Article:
British thespian John Smeathers has returned to Buffalo for the ninth consecutive winter. Why, you ask? So do his friends back home.
A respected actor and director, the Manchester resident, 59, arrives each year to play Ebenezer Scrooge in Alleyway Theatre's annual production -- this year is their 24th -- of Neal Radice's adaptation of Dickens' "A Christmas Carol."
The role of the curmudgeonly miser in need of a reality check is his favorite, Smeathers said. And Radice's adaptation offers a straight-ahead take on the classic story.
The beloved 1843 tale is in fact one of the most adapted novels in history. It has been translated in Western theme, in anime and starring a cast of vegetables. And the iconic Scrooge has been played by such varied interpreters as Mr. Magoo, Bill Murray, Alvin the Chipmunk and Susan Lucci.
But Alleyway Theatre likes it best "straight down the middle," to quote Smeathers, who sees eye-to-eye with Radice. Radice, who plays Dickens in the show, is also Alleyway's artistic director and directs the production.
"I intended this adaptation to be as true to Dickens' original as possible," Radice writes in his production notes. "And I intended it to last. The novel is appreciated and loved in the same way, and for the same reasons, as traditional Christmas carols. We hold them sacred as much for their message as for their constancy."
Smeathers agrees that constancy is comforting.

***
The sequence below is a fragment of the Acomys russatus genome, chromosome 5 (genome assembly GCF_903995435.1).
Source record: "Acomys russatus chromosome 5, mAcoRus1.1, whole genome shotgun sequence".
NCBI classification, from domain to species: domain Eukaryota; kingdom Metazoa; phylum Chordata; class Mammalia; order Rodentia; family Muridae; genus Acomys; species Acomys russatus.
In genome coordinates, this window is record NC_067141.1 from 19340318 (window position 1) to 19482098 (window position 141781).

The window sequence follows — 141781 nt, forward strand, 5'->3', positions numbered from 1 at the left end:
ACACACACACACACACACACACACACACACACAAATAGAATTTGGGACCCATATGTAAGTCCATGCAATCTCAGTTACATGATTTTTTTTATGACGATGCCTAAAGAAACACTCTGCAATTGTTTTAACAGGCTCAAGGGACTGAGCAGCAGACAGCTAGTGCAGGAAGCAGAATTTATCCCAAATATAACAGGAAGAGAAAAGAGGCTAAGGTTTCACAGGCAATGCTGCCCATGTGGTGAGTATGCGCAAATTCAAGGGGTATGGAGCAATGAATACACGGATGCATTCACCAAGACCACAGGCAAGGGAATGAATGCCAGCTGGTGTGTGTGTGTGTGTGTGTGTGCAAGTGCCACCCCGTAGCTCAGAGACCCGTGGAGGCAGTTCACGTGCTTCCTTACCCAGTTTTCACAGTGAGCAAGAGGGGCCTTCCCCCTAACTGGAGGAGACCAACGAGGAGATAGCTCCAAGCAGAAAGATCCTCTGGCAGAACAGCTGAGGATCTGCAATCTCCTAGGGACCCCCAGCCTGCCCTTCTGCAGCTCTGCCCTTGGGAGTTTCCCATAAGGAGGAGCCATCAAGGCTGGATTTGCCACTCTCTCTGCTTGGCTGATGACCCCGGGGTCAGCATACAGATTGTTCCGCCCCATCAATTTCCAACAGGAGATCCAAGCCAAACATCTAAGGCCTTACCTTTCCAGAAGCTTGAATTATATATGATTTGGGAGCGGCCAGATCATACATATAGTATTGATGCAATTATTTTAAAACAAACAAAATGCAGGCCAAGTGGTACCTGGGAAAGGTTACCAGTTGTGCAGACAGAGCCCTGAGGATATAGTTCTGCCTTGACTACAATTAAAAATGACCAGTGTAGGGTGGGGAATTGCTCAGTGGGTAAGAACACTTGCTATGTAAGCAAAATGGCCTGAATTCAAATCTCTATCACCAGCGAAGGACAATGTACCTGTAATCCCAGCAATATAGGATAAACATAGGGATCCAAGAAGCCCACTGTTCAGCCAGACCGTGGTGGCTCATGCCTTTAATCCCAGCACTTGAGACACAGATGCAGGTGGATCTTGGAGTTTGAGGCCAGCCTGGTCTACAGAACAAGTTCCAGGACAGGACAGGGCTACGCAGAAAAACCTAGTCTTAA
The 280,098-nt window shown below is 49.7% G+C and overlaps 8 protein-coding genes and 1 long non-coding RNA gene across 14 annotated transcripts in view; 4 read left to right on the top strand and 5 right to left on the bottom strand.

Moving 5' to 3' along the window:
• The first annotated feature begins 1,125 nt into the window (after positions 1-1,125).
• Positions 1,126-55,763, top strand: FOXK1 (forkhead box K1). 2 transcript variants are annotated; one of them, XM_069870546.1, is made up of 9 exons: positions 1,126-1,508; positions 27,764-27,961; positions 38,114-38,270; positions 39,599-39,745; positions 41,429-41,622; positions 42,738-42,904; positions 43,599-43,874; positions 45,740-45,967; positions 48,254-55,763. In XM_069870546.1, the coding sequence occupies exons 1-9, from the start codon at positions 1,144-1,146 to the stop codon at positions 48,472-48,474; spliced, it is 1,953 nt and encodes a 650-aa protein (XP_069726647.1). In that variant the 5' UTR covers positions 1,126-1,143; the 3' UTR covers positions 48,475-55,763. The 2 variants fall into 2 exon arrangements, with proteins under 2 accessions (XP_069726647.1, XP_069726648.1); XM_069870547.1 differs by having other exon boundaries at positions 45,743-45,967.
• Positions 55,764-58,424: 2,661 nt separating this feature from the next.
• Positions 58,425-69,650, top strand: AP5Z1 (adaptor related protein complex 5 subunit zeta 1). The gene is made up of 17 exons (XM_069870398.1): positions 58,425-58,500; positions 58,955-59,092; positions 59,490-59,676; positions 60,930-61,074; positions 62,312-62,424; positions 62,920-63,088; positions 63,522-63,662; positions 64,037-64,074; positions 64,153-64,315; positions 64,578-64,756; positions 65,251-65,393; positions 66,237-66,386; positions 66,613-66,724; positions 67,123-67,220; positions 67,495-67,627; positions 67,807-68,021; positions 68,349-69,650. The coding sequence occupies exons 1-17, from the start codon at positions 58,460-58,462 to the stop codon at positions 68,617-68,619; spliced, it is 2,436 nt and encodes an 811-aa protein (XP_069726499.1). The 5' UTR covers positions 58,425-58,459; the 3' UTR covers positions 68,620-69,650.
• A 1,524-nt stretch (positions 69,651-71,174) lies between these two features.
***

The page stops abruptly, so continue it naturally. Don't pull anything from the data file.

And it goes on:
"In this world of fast change, people need reliable anchors," he said by phone from rehearsals this week. "We come back to them. Alleyway's 'A Christmas Carol' is one of those things that you come back to, that can become part of family tradition."
Another motivation for Smeathers to hop the pond each year is that he admires Radice's work ethic.
"Neal is a consummate actor and director," Smeathers said. "One reason that the show is so long-running is that we get directors' notes after every performance -- that attention to detail is evident."
Those details include an appropriately sized Tiny Tim.
"The kids that play Tiny Tim are all cute, but they keep growing!" he said. "I have to pick them up, so every year or so, we've got to get a new one."
Radice, who acknowledges both pop psychology and pop cultural influences on his "simple and forthright" adaptation, imbues the ghost of Christmas Past with the power to make the character relive his memories.
"This magic power seems a reasonable extension both at literal and psychological levels," he writes. "If one accepts Scrooge's ordeal as essentially internal, then his experience with Christmas Past may be like that of one who dreams the past through original eyes; experiencing memories of youth as young again."
WHAT: "A Christmas Carol"
WHEN: Through Dec. 23
WHERE: Alleyway Theatre, 1 Curtain Up Alley
TICKETS: $30 general, $20 students
INFO: 852-2600 or www.alleyway.com